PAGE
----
Has the updated 2019 Ford Raptor improved enough to remain the king of off-road performance trucks? We took it for a first drive review to find out.
The Ford F-150 Raptor is often considered to be in class of one because it combines a unique chassis, special suspension, and the most powerful engine in the half-ton segment. While the chassis and the high-output 3.5L EcoBoost V6 remain the same (450 hp and 510 lb-ft of torque), the shocks are all new.
They are FOX Live Valve 3-inch diameter shocks front and rear. What’s the big deal? Do these shocks really make a big difference? The short answer is – yes. Here is the long answer as well.
Ford and FOX Shocks have worked together to develop these F-150 Raptor-specific shocks. They use an internal bypass design which has been seen before, but the LIVE Valve allows the shocks to dynamically adjust stiffness based on an electrically controlled needle valve.
The electric signal is determined by the truck’s computer brain that takes a multitude of sensor data into account to determine what the truck is doing, what terrain it might be on, and it can even predict certain situations. The computer takes input from ride-height sensors in the front, the accelerometers, throttle, brake, and steering angle sensors. If the truck determines that it’s about to “jump” because the front suspension is fully extended, or if the driver is being very aggressive with the throttle – then the LIVE Valve turns the shock to its stiffest setting to provide increased control and bottom-out resistance.
Shock absorbers are normally there to respond to the terrain and dampen the motion, but these new shocks can also predict a couple of situations and adjust ahead of time.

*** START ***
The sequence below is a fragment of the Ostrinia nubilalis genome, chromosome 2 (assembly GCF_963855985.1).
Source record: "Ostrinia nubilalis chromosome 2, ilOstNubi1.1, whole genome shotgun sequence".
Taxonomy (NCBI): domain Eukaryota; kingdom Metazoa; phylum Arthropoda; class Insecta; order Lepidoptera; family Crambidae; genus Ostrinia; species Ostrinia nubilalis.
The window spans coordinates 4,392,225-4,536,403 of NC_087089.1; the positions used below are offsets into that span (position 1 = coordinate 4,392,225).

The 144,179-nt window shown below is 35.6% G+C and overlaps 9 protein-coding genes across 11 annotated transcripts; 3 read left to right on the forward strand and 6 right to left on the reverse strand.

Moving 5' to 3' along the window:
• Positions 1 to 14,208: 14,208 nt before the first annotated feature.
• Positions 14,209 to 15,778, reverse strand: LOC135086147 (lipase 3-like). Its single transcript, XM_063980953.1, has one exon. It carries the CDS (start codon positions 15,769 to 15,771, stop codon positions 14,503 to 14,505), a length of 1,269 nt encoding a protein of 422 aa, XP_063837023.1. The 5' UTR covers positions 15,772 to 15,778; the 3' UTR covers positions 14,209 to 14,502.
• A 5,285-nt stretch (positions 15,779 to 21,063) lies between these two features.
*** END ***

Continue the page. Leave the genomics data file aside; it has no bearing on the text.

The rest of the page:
The driver may also adjust the shock stiffness by selecting among the seven drive modes. The “Normal” mode turns the shocks into their softest or most relaxed setting. Sport or Baja modes increase the stiffness.
No matter which mode you are in, the 2019 Raptor has a more tight and less floaty ride. Some people may miss the softer ride of the previous Raptor suspension, but I like how the new truck rides both on the highway and on dirt and rocks.
Indeed, the highway ride is more stiff, but the truck barely has any lean in higher speed corners. It feels solid and predictable on the highway. Put it into Sport or Baja mode, and it really wakes up. It holds higher rpm, makes the throttle more sensitive, turns the suspension stiffer, and the steering feel heavier. It lets the driver adjust all of these parameters. If you like technology and ability to tweak these aspects of your truck, this new Raptor will satisfy.
The extended cab and the crew cab have slightly different suspension feel. If you are a highly skilled off-road driver – the smaller and lighter Super cab will provide a more satisfying off-road drive as you approach the limits of man and machine.
Although, the payload and towing remain the same as before. The extended cab is rated to tow a maximum of 6,000 lbs and the crew a maximum of 8,000 lbs. Ford says this compromise is made in the name of more controlled off-road performance.
The new 2019 Raptor does not have a V8 under the hood, but the new shocks and availability of Trail Control (slow speed cruise control) take the truck to the next level. All of this comes at a price.
The 2019 Raptor crew cab starts at $55,840 before destination charges. A fully optioned crew cab truck can reach $77,590 or slightly more, depending on selected accessories.